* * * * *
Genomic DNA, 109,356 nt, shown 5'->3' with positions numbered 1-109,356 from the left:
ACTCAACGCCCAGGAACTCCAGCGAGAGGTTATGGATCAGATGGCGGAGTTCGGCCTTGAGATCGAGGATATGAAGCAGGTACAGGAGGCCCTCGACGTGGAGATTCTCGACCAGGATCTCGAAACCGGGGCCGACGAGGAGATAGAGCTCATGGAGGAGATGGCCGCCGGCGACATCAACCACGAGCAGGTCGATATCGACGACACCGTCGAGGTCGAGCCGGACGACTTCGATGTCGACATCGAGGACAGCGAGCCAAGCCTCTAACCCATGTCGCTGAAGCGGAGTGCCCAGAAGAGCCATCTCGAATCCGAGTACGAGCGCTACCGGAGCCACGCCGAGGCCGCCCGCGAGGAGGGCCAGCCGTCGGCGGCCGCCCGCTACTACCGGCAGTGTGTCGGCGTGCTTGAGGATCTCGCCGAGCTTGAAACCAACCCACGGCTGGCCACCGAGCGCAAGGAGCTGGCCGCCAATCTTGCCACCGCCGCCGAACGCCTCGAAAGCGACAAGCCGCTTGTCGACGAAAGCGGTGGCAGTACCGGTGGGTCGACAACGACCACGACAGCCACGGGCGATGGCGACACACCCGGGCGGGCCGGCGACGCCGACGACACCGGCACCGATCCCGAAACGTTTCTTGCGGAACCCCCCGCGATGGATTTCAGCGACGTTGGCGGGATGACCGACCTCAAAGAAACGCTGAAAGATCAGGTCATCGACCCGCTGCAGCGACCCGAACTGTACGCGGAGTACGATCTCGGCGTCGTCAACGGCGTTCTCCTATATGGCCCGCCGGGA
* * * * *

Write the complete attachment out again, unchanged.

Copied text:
Genomic DNA, 109,356 nt, shown 5'->3' with positions numbered 1-109,356 from the left:
ACTCAACGCCCAGGAACTCCAGCGAGAGGTTATGGATCAGATGGCGGAGTTCGGCCTTGAGATCGAGGATATGAAGCAGGTACAGGAGGCCCTCGACGTGGAGATTCTCGACCAGGATCTCGAAACCGGGGCCGACGAGGAGATAGAGCTCATGGAGGAGATGGCCGCCGGCGACATCAACCACGAGCAGGTCGATATCGACGACACCGTCGAGGTCGAGCCGGACGACTTCGATGTCGACATCGAGGACAGCGAGCCAAGCCTCTAACCCATGTCGCTGAAGCGGAGTGCCCAGAAGAGCCATCTCGAATCCGAGTACGAGCGCTACCGGAGCCACGCCGAGGCCGCCCGCGAGGAGGGCCAGCCGTCGGCGGCCGCCCGCTACTACCGGCAGTGTGTCGGCGTGCTTGAGGATCTCGCCGAGCTTGAAACCAACCCACGGCTGGCCACCGAGCGCAAGGAGCTGGCCGCCAATCTTGCCACCGCCGCCGAACGCCTCGAAAGCGACAAGCCGCTTGTCGACGAAAGCGGTGGCAGTACCGGTGGGTCGACAACGACCACGACAGCCACGGGCGATGGCGACACACCCGGGCGGGCCGGCGACGCCGACGACACCGGCACCGATCCCGAAACGTTTCTTGCGGAACCCCCCGCGATGGATTTCAGCGACGTTGGCGGGATGACCGACCTCAAAGAAACGCTGAAAGATCAGGTCATCGACCCGCTGCAGCGACCCGAACTGTACGCGGAGTACGATCTCGGCGTCGTCAACGGCGTTCTCCTATATGGCCCGCCGGGA